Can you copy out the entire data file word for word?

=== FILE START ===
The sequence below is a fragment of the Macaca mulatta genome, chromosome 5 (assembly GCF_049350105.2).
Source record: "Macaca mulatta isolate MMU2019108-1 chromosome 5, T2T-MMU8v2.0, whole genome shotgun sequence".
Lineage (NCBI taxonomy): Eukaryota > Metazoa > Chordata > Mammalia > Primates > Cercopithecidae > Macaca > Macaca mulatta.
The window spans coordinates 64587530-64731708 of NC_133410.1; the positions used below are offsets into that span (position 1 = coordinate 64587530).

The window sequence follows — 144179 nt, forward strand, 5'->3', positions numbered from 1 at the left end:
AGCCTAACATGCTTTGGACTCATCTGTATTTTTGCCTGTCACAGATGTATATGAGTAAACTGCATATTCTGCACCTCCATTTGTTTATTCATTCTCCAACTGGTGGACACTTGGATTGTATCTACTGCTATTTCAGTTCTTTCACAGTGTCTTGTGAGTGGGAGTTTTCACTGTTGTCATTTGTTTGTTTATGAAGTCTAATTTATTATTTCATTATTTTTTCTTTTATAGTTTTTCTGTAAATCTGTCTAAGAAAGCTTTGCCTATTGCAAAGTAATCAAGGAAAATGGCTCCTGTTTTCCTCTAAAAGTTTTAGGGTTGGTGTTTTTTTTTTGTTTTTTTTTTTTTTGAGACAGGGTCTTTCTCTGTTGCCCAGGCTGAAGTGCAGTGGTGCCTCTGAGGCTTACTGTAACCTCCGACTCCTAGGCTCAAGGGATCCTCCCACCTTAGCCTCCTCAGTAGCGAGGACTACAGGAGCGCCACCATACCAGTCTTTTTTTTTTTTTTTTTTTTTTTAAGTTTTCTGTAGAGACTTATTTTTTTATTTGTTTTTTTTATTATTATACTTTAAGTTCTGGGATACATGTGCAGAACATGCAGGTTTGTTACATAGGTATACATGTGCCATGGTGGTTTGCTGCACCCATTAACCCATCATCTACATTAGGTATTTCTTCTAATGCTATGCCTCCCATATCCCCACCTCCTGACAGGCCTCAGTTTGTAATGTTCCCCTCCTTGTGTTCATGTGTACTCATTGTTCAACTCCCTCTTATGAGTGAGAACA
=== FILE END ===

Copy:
The sequence below is a fragment of the Macaca mulatta genome, chromosome 5 (assembly GCF_049350105.2).
Source record: "Macaca mulatta isolate MMU2019108-1 chromosome 5, T2T-MMU8v2.0, whole genome shotgun sequence".
Lineage (NCBI taxonomy): Eukaryota > Metazoa > Chordata > Mammalia > Primates > Cercopithecidae > Macaca > Macaca mulatta.
The window spans coordinates 64587530-64731708 of NC_133410.1; the positions used below are offsets into that span (position 1 = coordinate 64587530).

The window sequence follows — 144179 nt, forward strand, 5'->3', positions numbered from 1 at the left end:
AGCCTAACATGCTTTGGACTCATCTGTATTTTTGCCTGTCACAGATGTATATGAGTAAACTGCATATTCTGCACCTCCATTTGTTTATTCATTCTCCAACTGGTGGACACTTGGATTGTATCTACTGCTATTTCAGTTCTTTCACAGTGTCTTGTGAGTGGGAGTTTTCACTGTTGTCATTTGTTTGTTTATGAAGTCTAATTTATTATTTCATTATTTTTTCTTTTATAGTTTTTCTGTAAATCTGTCTAAGAAAGCTTTGCCTATTGCAAAGTAATCAAGGAAAATGGCTCCTGTTTTCCTCTAAAAGTTTTAGGGTTGGTGTTTTTTTTTTGTTTTTTTTTTTTTTGAGACAGGGTCTTTCTCTGTTGCCCAGGCTGAAGTGCAGTGGTGCCTCTGAGGCTTACTGTAACCTCCGACTCCTAGGCTCAAGGGATCCTCCCACCTTAGCCTCCTCAGTAGCGAGGACTACAGGAGCGCCACCATACCAGTCTTTTTTTTTTTTTTTTTTTTTTTAAGTTTTCTGTAGAGACTTATTTTTTTATTTGTTTTTTTTATTATTATACTTTAAGTTCTGGGATACATGTGCAGAACATGCAGGTTTGTTACATAGGTATACATGTGCCATGGTGGTTTGCTGCACCCATTAACCCATCATCTACATTAGGTATTTCTTCTAATGCTATGCCTCCCATATCCCCACCTCCTGACAGGCCTCAGTTTGTAATGTTCCCCTCCTTGTGTTCATGTGTACTCATTGTTCAACTCCCTCTTATGAGTGAGAACA